The NeuromodulatorsEdited by
- John Smythies, Institute of Neurology, National Hospital
- Ronald Bradley, Louisiana State University Medical Center, School of Medicine, Baton Rouge, U.S.A.
- R. Adron Harris, PhD , Director of the Waggoner Center for Alcohol and Addiction Research, University of Texas, Austin, U.S.A.
- Peter Jenner, King's College, London, U.K.
Glutamate and GABA are the main information carrying neurotransmitters in the brain. Their action is modulated by a further series of small molecules called neuromodulators. The major neuromodulators in the brain are acetylcholine (both muscarinic and nicotinic), dopamine, norepinephrine, epinephrine and serotonin. These have an enormous range of functions in a wide variety of brain mechanisms. This book attempts to give a general overview of this field with a section devoted to each of these. Each section starts with anatomy, both structural and functional. The various types of receptors for these agents are described and then the effects of stimulating these receptors. These receptors trigger a variety of electrical reactions that generally involve potassium, sodium or calcium channels. Also reviewed are other receptors that trigger a wide variety of post-synaptic signaling cascades that influence a large number of neuronal functions including receptor sensitivity, synaptic plasticity and gene manipulation. Finally the relevance of these systems to disease states is detailed. There are many reviews of individual neuromodulators but this is the only book where one author attempts to cover the whole field.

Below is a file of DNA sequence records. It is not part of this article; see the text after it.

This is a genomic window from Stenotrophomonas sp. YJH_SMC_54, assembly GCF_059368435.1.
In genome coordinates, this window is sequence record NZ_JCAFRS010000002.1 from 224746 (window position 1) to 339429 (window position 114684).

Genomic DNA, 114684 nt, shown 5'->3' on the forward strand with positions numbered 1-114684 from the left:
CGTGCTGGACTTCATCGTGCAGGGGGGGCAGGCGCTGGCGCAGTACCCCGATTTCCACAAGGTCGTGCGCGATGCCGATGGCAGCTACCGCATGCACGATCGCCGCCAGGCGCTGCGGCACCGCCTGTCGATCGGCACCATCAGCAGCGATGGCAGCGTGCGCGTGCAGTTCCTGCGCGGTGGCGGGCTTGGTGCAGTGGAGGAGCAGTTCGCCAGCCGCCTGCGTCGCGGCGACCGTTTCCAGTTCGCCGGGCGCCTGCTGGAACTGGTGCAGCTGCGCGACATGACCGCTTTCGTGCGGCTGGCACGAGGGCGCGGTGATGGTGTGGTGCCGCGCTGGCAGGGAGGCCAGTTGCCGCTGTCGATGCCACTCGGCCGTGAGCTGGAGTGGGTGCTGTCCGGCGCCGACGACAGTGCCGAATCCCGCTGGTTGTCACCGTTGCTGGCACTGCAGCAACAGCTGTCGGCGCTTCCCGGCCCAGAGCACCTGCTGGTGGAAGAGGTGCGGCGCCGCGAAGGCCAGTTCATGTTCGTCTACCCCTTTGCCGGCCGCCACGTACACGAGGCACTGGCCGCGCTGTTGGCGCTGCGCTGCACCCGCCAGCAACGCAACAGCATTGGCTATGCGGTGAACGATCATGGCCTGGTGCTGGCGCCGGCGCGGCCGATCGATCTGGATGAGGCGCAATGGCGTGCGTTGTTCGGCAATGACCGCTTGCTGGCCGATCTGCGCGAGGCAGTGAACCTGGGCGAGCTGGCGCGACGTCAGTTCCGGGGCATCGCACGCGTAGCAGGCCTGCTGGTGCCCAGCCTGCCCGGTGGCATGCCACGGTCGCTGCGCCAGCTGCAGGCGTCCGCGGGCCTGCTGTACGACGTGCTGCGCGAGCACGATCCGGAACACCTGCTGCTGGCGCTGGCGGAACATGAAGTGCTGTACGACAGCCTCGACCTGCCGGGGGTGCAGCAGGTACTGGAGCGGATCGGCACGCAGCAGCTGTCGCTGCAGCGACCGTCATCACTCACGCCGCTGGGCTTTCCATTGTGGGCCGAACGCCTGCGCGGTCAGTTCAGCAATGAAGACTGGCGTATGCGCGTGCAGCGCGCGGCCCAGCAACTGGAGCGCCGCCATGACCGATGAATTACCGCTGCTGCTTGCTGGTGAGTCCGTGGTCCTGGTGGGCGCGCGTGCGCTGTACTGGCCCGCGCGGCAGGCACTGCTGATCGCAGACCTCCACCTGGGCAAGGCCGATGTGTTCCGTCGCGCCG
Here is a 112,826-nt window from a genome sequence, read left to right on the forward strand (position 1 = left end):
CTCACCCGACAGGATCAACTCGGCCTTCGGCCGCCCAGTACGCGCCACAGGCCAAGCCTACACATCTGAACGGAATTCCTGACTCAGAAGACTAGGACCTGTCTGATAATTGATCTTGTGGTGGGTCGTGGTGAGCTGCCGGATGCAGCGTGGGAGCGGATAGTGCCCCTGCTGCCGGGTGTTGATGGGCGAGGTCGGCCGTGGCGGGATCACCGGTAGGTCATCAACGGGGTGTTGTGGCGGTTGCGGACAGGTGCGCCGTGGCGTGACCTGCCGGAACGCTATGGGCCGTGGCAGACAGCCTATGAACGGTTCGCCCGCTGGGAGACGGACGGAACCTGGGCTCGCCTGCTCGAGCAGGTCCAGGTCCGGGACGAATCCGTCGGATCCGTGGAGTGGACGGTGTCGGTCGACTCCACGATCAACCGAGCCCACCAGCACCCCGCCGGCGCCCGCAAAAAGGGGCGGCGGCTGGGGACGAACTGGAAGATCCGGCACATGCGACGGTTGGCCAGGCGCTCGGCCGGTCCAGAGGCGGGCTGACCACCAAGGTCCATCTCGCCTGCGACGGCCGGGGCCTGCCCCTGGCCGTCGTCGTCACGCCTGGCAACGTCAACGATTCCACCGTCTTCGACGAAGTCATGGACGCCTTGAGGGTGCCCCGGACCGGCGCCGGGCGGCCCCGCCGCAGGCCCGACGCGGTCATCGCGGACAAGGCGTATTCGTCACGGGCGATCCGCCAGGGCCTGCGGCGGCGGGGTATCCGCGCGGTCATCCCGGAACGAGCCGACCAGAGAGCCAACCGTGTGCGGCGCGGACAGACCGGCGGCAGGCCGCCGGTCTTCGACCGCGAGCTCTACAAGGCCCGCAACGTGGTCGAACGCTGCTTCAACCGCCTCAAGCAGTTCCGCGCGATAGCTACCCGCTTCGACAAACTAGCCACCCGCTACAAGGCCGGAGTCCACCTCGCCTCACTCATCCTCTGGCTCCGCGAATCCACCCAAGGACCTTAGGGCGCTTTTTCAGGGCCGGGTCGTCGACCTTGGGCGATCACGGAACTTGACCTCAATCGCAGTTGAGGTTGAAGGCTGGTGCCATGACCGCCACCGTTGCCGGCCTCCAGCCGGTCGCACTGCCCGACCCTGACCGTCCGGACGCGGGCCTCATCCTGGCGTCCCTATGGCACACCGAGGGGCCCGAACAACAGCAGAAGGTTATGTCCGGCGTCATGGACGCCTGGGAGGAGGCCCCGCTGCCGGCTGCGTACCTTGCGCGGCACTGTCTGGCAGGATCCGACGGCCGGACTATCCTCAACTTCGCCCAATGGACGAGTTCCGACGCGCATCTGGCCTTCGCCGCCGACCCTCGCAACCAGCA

International Review of Neurobiology
Hardbound, 296 Pages
Published: July 2005
Imprint: Academic Press
- Section I. The Cholinergic SystemPart I IntroductionPart II - The Muscarinic SystemPart III - The Nicotinic SystemSection II. The Dopamine SystemSection III. The Norepinephrine SystemSection IV. The Adrenaline SystemSection V. The Serotonin SystemSection VI. Conclusion